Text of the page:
RV industry booming in COVID-19 crisis but buyer beware

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The COVID-19 pandemic has likely forever changed the business landscape — and not for much good. But the RV industry is an exception among the tragedies of long-time companies closing, furloughed employees and depleting workforces.

RVing has provided a new part-time and full-time opportunity for travelers who are increasingly weary of the restrictions of home stay drug the coronavirus. Sales are up.

The RV Industry is growing but its popularity results in quality control problems.
The RV Industry is growing but its popularity has resulted in quality control problems.

The video below and its commentary on the CNBC network provides an excellent overview of the industry. It discusses ownership of different types of RVs and vans and the major companies that manufacturer them.

RV industry quality control a concern

With the RV ownership increase, the feature also reports on limited campgrounds for the influx of RV travelers.

Several industry experts, including Chuck Woodbury of RVTravel.com, dealership personnel and RV owners provide commentary. It complements the 15 1/2-minute presentation’s narration.

As publisher of the industry’s largest website, Woodbury expresses his concerns about quality control. There aren’t enough skilled technicians working on new vehicle manufacturing or the repair of used RVs.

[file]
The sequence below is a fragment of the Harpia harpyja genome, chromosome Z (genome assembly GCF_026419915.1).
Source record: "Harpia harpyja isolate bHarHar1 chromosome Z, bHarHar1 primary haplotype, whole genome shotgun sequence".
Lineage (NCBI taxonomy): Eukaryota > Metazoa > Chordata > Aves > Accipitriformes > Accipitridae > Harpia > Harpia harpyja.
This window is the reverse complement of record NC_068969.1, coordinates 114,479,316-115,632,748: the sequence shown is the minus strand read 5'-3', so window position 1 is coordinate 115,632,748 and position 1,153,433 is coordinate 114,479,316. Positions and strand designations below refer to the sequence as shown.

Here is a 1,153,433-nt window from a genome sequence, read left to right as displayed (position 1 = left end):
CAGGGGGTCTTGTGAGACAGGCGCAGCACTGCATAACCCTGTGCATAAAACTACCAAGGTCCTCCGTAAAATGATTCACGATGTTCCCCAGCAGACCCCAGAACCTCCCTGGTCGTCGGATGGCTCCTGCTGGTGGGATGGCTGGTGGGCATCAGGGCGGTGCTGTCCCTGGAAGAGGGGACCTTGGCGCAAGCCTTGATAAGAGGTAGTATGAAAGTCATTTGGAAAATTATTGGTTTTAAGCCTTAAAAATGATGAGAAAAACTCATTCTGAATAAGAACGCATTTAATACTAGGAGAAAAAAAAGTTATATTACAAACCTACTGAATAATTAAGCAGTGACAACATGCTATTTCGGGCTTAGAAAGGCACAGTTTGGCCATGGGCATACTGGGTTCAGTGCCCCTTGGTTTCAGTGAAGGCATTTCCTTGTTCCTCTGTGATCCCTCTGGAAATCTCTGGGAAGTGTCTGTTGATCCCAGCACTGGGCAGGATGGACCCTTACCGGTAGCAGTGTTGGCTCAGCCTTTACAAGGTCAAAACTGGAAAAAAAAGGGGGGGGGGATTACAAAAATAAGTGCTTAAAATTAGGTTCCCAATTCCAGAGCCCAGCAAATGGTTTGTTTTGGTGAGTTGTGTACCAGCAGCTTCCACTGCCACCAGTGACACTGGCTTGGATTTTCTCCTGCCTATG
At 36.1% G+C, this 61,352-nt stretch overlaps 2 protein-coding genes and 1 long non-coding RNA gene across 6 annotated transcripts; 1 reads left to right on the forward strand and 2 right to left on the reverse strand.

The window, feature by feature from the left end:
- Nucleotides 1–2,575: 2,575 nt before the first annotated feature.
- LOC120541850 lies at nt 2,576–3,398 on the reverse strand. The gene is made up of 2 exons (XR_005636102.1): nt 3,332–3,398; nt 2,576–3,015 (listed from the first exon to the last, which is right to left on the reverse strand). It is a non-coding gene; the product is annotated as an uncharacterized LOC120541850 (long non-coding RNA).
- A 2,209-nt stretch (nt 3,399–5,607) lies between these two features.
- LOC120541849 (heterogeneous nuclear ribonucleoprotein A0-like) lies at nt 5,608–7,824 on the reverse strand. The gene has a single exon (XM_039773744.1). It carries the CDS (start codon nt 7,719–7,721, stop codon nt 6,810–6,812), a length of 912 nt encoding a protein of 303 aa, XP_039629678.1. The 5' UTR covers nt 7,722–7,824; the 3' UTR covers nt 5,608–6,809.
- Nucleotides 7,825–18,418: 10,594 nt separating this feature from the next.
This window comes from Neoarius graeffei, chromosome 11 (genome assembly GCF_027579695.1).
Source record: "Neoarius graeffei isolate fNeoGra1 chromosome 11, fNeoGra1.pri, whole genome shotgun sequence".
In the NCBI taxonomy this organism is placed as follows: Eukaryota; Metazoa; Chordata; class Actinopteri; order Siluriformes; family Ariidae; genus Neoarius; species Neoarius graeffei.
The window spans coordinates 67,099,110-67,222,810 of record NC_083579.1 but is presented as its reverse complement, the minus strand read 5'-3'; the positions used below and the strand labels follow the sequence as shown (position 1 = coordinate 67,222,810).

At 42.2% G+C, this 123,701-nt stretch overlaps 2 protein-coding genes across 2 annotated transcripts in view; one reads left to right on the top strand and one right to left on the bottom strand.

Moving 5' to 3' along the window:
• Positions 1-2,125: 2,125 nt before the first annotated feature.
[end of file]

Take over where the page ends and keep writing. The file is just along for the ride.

Here’s the opening audio synopsis to the video:

“In the years that followed the financial crisis, sales of RVs began booming. Once considered a pretty dowdy way to travel, RVs have benefitted from slick industry ad campaigns, relatively low gas prices, and a renewed interest among Americans of all ages.

“Data indicate first-time buyers are pouring into RV dealerships and shows, looking for their own happy home on the road. But long-timers say new buyers need to do their research before buying, and understand what the RV life is really about.”

Woodbury, a long-time RVer throughout the United States and internationally, stresses the potential enjoyment of the lifestyle. But he also warns of its potential pitfalls.

“It can be wonderful,” says Woodbury. “But people need to do their homework first just to make sure it’s a dream come true rather than a nightmare.”

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